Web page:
His Excellency Dr Khamis bin Mubarak bin Isa al-Alawi

-Minister of Regional Municipalities & Environment

His Excellency Sayyid Hamoud bin Faisal bin said is the Secretary General of the cabinet

At the same time under Royal Decree 92/97, new Under-Secretaries were appointed, including two women with doctorates, increasing the number of women holding high office in Government to three.

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Financial Affairs & Energy Resources Council

In 1996, the Financial Affairs and Natural Gas Councils were amalgamated by Royal Decree to form the Financial Affairs and Energy Council, which meets on a regular basis, under the chairmanship of its Deputy Chairman, the Minister of National Economy, to review all matters relating to the financial health and development of the economy.

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Administrative Regions & Wilayats

        The Sultanate of Oman is divided into eight administrative regions, which are further sub-divided into 59 districts or wilayats. Each wilayat is governed by a Wali who is responsible to the Ministry of Interior.

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Legal Affairs

In 1975, the Diwan of Legislation was formed to review all laws and to draft Royal decrees, international agreements and government contracts. In 1994, the Ministry of Legal Affairs was established to match the legal framework of the State with the development and progress seen throughout the Sultanate. The Ministry is responsible for the preparation of Royal decrees and for reviewing all draft laws, regulations and Ministerial Decisions before they are promulgated and published in the Official Gazette. In March 1999, the Ministry published the 27th Legislative Volume, which includes all Royal Decrees, Ministerial Decisions and Government circulars issued during 1998.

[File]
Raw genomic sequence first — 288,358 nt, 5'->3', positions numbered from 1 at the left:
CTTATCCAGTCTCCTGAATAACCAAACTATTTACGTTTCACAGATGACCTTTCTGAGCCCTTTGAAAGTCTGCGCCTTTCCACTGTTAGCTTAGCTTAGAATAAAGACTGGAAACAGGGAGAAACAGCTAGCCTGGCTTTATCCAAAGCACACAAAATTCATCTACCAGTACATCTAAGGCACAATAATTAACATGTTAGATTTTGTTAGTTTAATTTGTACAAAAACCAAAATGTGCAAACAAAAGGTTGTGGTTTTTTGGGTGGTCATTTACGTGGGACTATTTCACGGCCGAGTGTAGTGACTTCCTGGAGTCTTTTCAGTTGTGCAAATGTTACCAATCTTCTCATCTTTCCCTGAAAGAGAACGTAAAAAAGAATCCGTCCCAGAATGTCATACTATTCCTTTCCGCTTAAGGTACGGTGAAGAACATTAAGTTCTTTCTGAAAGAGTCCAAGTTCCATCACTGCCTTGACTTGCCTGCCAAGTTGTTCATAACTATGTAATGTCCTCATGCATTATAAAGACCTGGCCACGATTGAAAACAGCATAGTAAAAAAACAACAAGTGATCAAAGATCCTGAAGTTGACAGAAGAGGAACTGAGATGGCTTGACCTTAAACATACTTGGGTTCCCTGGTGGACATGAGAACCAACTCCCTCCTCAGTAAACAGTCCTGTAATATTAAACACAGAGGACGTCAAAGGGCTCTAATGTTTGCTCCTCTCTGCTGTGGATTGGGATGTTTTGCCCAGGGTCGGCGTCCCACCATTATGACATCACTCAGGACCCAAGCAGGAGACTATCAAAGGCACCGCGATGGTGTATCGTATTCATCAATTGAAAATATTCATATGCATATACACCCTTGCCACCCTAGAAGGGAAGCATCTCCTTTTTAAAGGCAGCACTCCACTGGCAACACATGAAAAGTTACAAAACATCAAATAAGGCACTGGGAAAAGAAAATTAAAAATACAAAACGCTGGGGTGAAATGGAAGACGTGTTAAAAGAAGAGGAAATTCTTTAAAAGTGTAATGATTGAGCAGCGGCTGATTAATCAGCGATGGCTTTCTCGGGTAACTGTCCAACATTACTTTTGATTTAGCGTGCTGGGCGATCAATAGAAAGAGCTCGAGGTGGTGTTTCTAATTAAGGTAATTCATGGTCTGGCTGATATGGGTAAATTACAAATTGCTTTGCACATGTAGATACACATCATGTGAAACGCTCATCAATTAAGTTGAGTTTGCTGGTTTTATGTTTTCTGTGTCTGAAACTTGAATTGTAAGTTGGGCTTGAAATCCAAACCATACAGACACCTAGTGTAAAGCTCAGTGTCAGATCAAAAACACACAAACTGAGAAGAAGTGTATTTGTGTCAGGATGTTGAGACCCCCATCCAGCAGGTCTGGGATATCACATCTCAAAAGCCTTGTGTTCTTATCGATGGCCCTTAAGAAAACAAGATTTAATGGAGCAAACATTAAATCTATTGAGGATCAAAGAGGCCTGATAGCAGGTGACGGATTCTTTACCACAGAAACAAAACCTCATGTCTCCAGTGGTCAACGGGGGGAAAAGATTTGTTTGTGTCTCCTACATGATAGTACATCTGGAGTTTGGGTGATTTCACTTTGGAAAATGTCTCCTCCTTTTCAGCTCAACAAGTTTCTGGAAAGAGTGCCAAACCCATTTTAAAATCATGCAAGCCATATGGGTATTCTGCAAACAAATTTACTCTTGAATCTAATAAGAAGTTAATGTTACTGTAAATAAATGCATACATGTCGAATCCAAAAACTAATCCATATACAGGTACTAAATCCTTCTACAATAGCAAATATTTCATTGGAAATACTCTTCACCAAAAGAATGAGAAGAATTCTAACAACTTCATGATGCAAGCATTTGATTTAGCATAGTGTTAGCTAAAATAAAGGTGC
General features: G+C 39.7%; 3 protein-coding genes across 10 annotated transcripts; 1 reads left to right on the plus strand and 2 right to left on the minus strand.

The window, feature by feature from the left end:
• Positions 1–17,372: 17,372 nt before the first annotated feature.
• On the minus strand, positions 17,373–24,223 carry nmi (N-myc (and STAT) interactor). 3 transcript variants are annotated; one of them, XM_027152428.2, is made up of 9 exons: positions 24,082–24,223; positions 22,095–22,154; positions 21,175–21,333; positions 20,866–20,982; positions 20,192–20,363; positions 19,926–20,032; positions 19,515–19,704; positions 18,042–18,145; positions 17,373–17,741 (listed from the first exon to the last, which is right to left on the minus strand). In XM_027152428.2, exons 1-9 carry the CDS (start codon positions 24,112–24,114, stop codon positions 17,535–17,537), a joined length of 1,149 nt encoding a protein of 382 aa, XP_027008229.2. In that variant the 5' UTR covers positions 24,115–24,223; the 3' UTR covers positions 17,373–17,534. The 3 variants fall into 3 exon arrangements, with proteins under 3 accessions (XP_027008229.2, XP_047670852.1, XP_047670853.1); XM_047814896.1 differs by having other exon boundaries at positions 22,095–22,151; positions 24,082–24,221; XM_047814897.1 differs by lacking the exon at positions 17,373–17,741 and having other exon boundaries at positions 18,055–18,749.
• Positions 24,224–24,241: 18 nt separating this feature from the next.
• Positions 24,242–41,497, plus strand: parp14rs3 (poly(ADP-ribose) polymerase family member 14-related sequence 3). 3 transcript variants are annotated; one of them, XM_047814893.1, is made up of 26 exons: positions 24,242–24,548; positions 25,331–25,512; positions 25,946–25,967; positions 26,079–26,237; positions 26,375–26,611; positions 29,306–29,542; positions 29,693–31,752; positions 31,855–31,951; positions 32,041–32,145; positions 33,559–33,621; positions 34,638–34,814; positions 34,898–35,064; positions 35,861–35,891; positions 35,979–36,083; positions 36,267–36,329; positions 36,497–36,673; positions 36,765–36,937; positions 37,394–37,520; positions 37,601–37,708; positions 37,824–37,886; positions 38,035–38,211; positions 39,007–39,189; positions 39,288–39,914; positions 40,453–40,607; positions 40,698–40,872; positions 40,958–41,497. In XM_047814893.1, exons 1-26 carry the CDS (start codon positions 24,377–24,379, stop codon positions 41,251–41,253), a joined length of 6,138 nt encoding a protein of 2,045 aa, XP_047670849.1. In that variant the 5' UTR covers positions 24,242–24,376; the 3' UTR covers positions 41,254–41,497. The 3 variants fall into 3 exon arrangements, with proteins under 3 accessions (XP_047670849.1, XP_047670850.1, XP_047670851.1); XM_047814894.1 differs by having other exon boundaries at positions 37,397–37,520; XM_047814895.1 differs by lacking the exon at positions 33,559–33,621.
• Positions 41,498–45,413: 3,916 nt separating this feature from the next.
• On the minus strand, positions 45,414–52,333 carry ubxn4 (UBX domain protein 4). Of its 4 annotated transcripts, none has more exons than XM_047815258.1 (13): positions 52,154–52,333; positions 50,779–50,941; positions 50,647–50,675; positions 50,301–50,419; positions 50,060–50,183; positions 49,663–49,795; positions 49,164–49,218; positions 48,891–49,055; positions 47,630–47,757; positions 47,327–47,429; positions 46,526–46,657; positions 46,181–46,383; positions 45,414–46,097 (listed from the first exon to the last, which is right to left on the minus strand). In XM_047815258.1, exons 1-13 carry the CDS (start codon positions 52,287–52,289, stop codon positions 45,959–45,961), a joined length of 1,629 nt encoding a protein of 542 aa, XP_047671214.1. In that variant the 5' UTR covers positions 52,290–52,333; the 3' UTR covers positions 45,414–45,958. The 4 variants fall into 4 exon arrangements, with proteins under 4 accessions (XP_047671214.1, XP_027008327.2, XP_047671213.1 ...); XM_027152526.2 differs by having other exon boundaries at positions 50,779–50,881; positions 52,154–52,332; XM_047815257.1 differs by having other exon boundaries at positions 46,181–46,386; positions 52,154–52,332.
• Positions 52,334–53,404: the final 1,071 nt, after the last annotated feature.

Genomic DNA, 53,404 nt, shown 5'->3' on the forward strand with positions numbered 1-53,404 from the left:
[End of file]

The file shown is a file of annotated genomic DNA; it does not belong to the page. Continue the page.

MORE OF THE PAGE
The Ministry issues the Official Gazette and gives legal opinion and advice to the Government on the interpretation of Royal Decrees and Laws and any other matter referred to it by His Majesty the Sultan. Another important responsibility is the scrutiny of any contract committing the Government to expenditure of over RO500,000.

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Basic Stature of the State

        This most important piece of legislation was enacted in 1996. The purpose of the Basic Statute   of the State is to provide a force for political and social Stability, while at the same time guaranteeing the rights and freedoms of the individual. Besides laying down a procedure for the succession to the throne, the statute provided for the formation of a State Council of Oman. It is a comprehensive document defining the role of Government and the judiciary, as well as laying down the policy of the State towards the economy, security, education and social development of the nation.

The white book

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The Council of Oman

        On the 27th December 1997, His Majesty presided over the opening of Council of Oman, which had been established by Royal Decree 86/97 in accordance with the Basic Statute of the State. The Council of Oman consists of two chambers:


The Council of State (Majlis al-Dawla)

   On the 4th of January 1998, the Council of State held its first plenary meeting after being inaugurated by His Majesty. The meeting was opened by the President. The members appointed by His Majesty were then sworn in and a Vice-President elected. The Office of the Council of State will meet fortnightly and committees have been formed to examine legal, social and economic issues. Plenary sessions of the Council are to be held four times per year.  The council offers seasoned advice to His Majesty and works closely in co-ordination with the Majlis al-Shura, thus strengthening Oman's consultative process and widening participation in the public life of the Sultanate.